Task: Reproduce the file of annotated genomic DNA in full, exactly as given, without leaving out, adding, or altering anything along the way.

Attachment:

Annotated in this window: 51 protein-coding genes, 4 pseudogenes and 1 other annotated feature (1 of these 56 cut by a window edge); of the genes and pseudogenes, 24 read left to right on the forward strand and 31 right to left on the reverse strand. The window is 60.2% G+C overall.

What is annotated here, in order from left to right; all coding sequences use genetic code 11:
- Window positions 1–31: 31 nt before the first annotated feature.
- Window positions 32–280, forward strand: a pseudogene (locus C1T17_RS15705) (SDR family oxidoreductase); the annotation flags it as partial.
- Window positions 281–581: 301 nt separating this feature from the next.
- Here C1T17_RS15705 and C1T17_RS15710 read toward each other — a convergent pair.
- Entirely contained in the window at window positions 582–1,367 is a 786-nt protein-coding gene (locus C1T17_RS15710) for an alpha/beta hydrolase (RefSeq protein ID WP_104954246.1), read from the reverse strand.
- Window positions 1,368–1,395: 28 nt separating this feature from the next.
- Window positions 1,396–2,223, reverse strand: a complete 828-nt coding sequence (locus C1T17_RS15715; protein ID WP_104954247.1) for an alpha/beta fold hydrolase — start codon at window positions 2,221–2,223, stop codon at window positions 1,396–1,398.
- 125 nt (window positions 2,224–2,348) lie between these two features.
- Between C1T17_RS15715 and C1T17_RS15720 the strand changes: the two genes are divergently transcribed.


Annotated in this window: 51 protein-coding genes, 4 pseudogenes and 1 other annotated feature (1 of these 56 cut by a window edge); of the genes and pseudogenes, 24 read left to right on the forward strand and 31 right to left on the reverse strand. The window is 60.2% G+C overall.

What is annotated here, in order from left to right; all coding sequences use genetic code 11:
- Window positions 1–31: 31 nt before the first annotated feature.
- Window positions 32–280, forward strand: a pseudogene (locus C1T17_RS15705) (SDR family oxidoreductase); the annotation flags it as partial.
- Window positions 281–581: 301 nt separating this feature from the next.
- Here C1T17_RS15705 and C1T17_RS15710 read toward each other — a convergent pair.
- Entirely contained in the window at window positions 582–1,367 is a 786-nt protein-coding gene (locus C1T17_RS15710) for an alpha/beta hydrolase (RefSeq protein ID WP_104954246.1), read from the reverse strand.
- Window positions 1,368–1,395: 28 nt separating this feature from the next.
- Window positions 1,396–2,223, reverse strand: a complete 828-nt coding sequence (locus C1T17_RS15715; protein ID WP_104954247.1) for an alpha/beta fold hydrolase — start codon at window positions 2,221–2,223, stop codon at window positions 1,396–1,398.
- 125 nt (window positions 2,224–2,348) lie between these two features.
- Between C1T17_RS15715 and C1T17_RS15720 the strand changes: the two genes are divergently transcribed.